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# (Solved): In the Bohr model, the energy of an electron at a given energy level, $$B_{n}$$, is described by ...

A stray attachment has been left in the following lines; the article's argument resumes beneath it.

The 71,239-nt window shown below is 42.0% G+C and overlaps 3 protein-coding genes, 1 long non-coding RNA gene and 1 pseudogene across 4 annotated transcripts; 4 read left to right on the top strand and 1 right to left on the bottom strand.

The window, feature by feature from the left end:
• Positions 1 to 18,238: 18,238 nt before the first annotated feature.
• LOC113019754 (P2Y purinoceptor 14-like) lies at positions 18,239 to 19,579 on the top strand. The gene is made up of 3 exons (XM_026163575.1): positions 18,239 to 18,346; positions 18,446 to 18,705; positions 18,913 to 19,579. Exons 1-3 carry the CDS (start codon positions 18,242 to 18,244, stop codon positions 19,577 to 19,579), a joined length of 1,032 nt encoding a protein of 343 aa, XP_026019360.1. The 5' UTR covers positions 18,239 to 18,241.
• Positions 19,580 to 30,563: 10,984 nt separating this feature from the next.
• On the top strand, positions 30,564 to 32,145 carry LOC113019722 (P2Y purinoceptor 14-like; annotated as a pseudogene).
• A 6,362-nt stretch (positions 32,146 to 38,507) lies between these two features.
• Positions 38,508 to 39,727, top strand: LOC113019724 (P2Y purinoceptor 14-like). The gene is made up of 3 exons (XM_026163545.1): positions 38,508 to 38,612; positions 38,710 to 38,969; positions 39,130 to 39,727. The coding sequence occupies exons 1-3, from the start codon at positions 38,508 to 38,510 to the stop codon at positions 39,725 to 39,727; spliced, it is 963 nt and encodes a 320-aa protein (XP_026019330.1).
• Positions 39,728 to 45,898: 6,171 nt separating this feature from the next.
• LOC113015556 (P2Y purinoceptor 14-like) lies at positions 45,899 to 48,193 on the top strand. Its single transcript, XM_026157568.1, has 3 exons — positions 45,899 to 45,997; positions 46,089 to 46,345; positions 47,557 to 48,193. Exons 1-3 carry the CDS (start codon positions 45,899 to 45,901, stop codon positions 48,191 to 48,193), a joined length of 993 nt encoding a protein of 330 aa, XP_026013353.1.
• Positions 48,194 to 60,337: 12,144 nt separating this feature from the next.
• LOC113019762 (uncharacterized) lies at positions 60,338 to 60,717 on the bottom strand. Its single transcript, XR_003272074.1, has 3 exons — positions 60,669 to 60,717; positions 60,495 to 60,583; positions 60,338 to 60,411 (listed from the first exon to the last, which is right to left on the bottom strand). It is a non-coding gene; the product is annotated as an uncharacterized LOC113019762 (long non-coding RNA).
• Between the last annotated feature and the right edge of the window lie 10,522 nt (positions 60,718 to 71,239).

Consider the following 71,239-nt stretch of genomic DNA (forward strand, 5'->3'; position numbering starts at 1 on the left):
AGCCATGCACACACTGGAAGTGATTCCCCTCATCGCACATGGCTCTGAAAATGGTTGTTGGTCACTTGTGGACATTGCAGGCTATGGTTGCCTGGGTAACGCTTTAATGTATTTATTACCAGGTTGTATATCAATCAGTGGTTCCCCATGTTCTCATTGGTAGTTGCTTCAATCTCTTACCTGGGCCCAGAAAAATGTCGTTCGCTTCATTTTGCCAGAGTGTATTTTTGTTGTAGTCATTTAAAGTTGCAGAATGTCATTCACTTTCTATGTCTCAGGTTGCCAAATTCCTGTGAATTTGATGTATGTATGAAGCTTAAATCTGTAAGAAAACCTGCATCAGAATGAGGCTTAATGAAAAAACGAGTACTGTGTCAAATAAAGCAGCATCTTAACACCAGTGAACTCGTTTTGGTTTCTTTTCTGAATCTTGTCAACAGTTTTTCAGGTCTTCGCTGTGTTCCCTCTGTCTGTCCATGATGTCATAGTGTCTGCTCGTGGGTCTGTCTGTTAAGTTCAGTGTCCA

In the Bohr model, the energy of an electron at a given energy level, $$B_{n}$$, is described by the equation: $E_{n}=\left(-2.18 \times 10^{-18} \mathrm{~J}\right)\left(\frac{Z^{2}}{n^{2}}\right)$ where $$\mathrm{Z}$$ is the number of protons in the nucleus of the atoms of that element, and $$n$$ is a positive integer identifying the energy state (or "orbit" of the electron). The change in energy, $$\triangle \mathbf{E}$$, for an electronic transition is therefore: $\Delta E=\left(-2.18 \times 10^{-18} J\right)\left(Z^{2}\right)\left(\frac{1}{n_{i}^{2}}-\frac{1}{n_{i}^{2}}\right)$ Common calculations involve converting between energy and frequency (Planck's relationship $$\mathrm{E}=\mathrm{h} v$$, where $$\left.\mathrm{h}=6.626 \times 10^{-34} \mathrm{~J} \cdot \mathrm{s}\right)$$ and between frequency and wavelength $$\left(\mathrm{c}=\lambda \mathrm{v}, \mathrm{c}=3.00 \times 10^{8} \mathrm{~m} / \mathrm{s}\right)$$. calculate the wavelength of light emitted for the $$n_{1}=3$$ to $$n_{1}=2$$ transition. First, calculate the $$\Delta E$$. Then, convert this to wavelength and express your answer in $$\mathrm{nm}$$. Show your work.

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